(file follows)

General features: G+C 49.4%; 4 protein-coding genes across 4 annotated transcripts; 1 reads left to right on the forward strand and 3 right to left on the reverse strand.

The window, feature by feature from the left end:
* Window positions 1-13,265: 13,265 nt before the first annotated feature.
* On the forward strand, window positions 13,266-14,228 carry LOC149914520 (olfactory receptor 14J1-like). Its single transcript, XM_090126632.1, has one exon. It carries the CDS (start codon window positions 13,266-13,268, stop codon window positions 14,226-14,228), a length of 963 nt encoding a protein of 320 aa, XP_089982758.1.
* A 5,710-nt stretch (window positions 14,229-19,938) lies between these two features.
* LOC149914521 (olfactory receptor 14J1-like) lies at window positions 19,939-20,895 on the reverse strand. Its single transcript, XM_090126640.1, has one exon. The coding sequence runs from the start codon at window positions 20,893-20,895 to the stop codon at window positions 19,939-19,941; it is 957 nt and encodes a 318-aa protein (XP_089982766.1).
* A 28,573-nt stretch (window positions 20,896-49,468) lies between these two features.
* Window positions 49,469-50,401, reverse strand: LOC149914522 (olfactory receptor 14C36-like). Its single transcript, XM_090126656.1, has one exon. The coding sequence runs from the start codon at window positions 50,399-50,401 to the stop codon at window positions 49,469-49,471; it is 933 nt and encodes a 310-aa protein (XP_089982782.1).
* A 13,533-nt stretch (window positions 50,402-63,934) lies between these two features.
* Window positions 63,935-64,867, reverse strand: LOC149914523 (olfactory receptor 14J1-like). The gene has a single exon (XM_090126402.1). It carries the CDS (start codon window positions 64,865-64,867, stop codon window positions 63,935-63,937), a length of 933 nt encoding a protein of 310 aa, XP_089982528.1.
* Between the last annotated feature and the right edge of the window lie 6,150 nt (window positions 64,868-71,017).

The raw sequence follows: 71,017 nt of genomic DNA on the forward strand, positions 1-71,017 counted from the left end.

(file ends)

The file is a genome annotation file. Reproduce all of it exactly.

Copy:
General features: G+C 49.4%; 4 protein-coding genes across 4 annotated transcripts; 1 reads left to right on the forward strand and 3 right to left on the reverse strand.

The window, feature by feature from the left end:
* Window positions 1-13,265: 13,265 nt before the first annotated feature.
* On the forward strand, window positions 13,266-14,228 carry LOC149914520 (olfactory receptor 14J1-like). Its single transcript, XM_090126632.1, has one exon. It carries the CDS (start codon window positions 13,266-13,268, stop codon window positions 14,226-14,228), a length of 963 nt encoding a protein of 320 aa, XP_089982758.1.
* A 5,710-nt stretch (window positions 14,229-19,938) lies between these two features.
* LOC149914521 (olfactory receptor 14J1-like) lies at window positions 19,939-20,895 on the reverse strand. Its single transcript, XM_090126640.1, has one exon. The coding sequence runs from the start codon at window positions 20,893-20,895 to the stop codon at window positions 19,939-19,941; it is 957 nt and encodes a 318-aa protein (XP_089982766.1).
* A 28,573-nt stretch (window positions 20,896-49,468) lies between these two features.
* Window positions 49,469-50,401, reverse strand: LOC149914522 (olfactory receptor 14C36-like). Its single transcript, XM_090126656.1, has one exon. The coding sequence runs from the start codon at window positions 50,399-50,401 to the stop codon at window positions 49,469-49,471; it is 933 nt and encodes a 310-aa protein (XP_089982782.1).
* A 13,533-nt stretch (window positions 50,402-63,934) lies between these two features.
* Window positions 63,935-64,867, reverse strand: LOC149914523 (olfactory receptor 14J1-like). The gene has a single exon (XM_090126402.1). It carries the CDS (start codon window positions 64,865-64,867, stop codon window positions 63,935-63,937), a length of 933 nt encoding a protein of 310 aa, XP_089982528.1.
* Between the last annotated feature and the right edge of the window lie 6,150 nt (window positions 64,868-71,017).

The raw sequence follows: 71,017 nt of genomic DNA on the forward strand, positions 1-71,017 counted from the left end.